Ordinary men with extraordinary lives

WORLD War One cost the lives of millions of young men who signed up to fight for their countries. Amongst the UK forces there were over 800,000 military deaths as young people saw their futures cut tragically short battling for the freedom of their compatriots.

WORLD War One cost the lives of millions of young men who signed up to fight for their countries. Amongst the UK forces there were over 800,000 military deaths as young people saw their futures cut tragically short battling for the freedom of their compatriots.

Much has been done to ensure that their sacrifices are never forgotten and now a keen local historian has continued this work by helping to remember 94 of the men who lost their lives from the former Lowestoft parish of St John the Evangelist.

When the war ended in 1918 it was decided that an appropriate memorial should be erected to mark the sacrifice these men made for their country. The result was the creation of a carved oak panel complete with the names of the fallen under the words 'Their name liveth for ever more'.

The memorial was unveiled during a special service at St John's Church, in London Road South, on Sunday, November 8, 1920 by Colonel Angus McNeill DSO, who commanded the Norfolk and Suffolk Infantry Brigade.


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After World War Two, the church, whose parish encompassed both sides of the inner harbour and railway station, began to deteriorate and was demolished in December 1977 after a reorganisation of local parishes.

The memorial panel was salvaged and temporarily homed in a chapel in Commodore Road, Oulton Broad, before it found its current home at the War Memorial Museum.

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The panel lists the names of the 94 men who died in three groups; 27 from the navy, 62 from the army and five from the air force.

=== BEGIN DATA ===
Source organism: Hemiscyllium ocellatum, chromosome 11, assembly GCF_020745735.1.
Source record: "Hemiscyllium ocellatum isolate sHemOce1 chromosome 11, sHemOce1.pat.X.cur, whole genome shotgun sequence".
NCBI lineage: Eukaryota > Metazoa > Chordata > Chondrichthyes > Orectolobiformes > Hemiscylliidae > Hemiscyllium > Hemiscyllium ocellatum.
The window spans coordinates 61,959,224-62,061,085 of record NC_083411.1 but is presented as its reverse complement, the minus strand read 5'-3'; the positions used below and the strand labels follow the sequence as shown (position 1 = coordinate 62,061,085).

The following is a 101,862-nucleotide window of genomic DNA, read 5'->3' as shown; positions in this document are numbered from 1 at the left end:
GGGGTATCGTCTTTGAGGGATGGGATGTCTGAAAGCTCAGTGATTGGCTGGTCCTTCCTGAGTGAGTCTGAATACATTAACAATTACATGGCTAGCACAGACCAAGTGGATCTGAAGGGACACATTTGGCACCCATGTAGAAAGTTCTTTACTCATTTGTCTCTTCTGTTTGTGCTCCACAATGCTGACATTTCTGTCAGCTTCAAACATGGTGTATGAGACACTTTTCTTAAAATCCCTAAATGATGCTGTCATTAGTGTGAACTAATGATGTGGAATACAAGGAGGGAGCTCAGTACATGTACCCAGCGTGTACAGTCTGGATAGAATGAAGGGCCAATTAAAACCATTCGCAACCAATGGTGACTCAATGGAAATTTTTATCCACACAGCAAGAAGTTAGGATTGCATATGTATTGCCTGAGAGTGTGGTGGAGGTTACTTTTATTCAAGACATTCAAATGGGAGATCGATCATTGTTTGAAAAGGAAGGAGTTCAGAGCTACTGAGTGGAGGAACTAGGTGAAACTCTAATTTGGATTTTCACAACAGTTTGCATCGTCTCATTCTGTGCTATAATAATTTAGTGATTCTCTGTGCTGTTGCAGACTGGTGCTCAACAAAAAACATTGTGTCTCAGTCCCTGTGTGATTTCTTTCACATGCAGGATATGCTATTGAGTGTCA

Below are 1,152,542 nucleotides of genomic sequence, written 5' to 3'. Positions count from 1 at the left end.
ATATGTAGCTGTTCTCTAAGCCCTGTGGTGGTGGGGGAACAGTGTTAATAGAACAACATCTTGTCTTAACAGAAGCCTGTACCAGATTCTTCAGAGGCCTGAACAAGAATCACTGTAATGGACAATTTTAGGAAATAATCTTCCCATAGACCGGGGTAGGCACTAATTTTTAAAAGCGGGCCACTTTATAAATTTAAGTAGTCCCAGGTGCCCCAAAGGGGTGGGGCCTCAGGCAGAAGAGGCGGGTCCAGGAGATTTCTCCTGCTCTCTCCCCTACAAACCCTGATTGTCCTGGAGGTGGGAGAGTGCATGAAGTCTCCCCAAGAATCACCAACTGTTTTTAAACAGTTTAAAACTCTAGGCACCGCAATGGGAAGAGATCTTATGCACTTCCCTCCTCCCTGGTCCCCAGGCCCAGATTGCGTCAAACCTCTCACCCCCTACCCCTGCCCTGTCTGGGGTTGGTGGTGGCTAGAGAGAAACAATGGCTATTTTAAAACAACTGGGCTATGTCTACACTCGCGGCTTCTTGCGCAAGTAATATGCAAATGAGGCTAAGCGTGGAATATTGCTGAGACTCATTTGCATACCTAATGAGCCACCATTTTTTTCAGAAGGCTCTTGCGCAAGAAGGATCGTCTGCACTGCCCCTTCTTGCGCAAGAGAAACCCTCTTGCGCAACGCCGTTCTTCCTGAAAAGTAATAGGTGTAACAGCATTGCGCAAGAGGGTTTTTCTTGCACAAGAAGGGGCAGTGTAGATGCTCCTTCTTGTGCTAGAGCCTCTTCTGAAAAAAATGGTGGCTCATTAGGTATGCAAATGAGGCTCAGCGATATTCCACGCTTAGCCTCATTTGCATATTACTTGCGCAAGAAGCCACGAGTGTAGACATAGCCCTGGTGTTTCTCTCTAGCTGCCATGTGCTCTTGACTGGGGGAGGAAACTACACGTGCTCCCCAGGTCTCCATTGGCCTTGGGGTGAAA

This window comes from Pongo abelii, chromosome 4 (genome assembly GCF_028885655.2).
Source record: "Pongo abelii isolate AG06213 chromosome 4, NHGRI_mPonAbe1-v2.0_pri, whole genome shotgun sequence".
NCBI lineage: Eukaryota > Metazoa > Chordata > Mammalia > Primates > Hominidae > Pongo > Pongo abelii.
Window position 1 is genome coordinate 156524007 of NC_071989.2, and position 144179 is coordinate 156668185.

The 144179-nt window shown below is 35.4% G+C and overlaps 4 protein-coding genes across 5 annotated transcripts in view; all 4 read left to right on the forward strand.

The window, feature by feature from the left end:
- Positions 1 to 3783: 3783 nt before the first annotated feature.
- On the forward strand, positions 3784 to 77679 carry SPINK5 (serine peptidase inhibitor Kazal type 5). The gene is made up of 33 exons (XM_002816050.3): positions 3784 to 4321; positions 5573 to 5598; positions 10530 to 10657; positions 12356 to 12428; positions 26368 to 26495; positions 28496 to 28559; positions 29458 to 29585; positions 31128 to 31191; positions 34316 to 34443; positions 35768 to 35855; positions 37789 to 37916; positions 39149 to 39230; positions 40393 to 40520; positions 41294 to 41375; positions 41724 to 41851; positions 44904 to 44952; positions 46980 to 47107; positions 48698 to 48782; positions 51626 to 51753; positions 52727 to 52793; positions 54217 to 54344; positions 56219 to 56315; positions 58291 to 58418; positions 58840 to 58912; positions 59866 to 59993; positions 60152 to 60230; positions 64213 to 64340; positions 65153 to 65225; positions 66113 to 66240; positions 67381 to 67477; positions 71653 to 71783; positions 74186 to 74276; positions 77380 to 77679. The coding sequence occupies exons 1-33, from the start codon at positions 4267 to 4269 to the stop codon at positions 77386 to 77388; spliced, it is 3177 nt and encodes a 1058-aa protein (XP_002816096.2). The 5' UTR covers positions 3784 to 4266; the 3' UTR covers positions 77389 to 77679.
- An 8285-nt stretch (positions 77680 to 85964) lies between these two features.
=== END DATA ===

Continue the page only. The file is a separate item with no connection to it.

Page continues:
In order to answer some of the queries frequently posted by visitors to the museum, retired academic physicist Neville Skinner, of Oulton Broad, decided to compile a booklet providing brief biographical sketches of each of the fallen men.

'Each biography includes brief service and family details, date and place of death, where buried or commemorated on a national memorial, and where possible, an outline of the circumstances in which the man died,' said Mr Skinner.

The deaths were not all due to action, but each man is remembered for their valuable contribution; whether they lost their life in the Battle of the Somme, out at sea or through accidents or illness.

'These were ordinary men who at times did extraordinary things,' said Mr Skinner. 'Several of the men were decorated for bravery including Skipper Tom Crisp, VC DSC. Three other men won military medals and another, the Distinguished Service Medal.'

The booklet also includes an historical introduction, a map showing the boundaries of the parish, thumbnail portraits of 28 of the men and other illustrations.

A display copy can be seen with the Roll of Honour board in the War Memorial Museum and copies, priced �5, are available at the museum, from Lowestoft Heritage Workshop Centre in the High Street, or from the author on 01502 573913.

The War Memorial Museum will be open from Easter on Sundays, Tuesdays, Wednesdays and Thursdays, from 11am to 4pm.

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